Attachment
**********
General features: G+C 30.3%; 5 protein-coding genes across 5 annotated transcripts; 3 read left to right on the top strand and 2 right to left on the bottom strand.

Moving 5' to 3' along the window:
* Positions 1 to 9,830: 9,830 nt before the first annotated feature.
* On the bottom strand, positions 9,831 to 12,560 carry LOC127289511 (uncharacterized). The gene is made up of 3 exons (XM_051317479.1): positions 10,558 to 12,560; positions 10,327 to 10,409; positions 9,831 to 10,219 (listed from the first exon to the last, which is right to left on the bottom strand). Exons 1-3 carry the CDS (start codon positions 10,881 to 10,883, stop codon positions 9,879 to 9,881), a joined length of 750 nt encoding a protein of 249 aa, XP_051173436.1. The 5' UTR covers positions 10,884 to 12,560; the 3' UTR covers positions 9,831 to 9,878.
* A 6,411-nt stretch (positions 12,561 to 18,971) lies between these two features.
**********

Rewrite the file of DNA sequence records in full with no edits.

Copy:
General features: G+C 30.3%; 5 protein-coding genes across 5 annotated transcripts; 3 read left to right on the top strand and 2 right to left on the bottom strand.

Moving 5' to 3' along the window:
* Positions 1 to 9,830: 9,830 nt before the first annotated feature.
* On the bottom strand, positions 9,831 to 12,560 carry LOC127289511 (uncharacterized). The gene is made up of 3 exons (XM_051317479.1): positions 10,558 to 12,560; positions 10,327 to 10,409; positions 9,831 to 10,219 (listed from the first exon to the last, which is right to left on the bottom strand). Exons 1-3 carry the CDS (start codon positions 10,881 to 10,883, stop codon positions 9,879 to 9,881), a joined length of 750 nt encoding a protein of 249 aa, XP_051173436.1. The 5' UTR covers positions 10,884 to 12,560; the 3' UTR covers positions 9,831 to 9,878.
* A 6,411-nt stretch (positions 12,561 to 18,971) lies between these two features.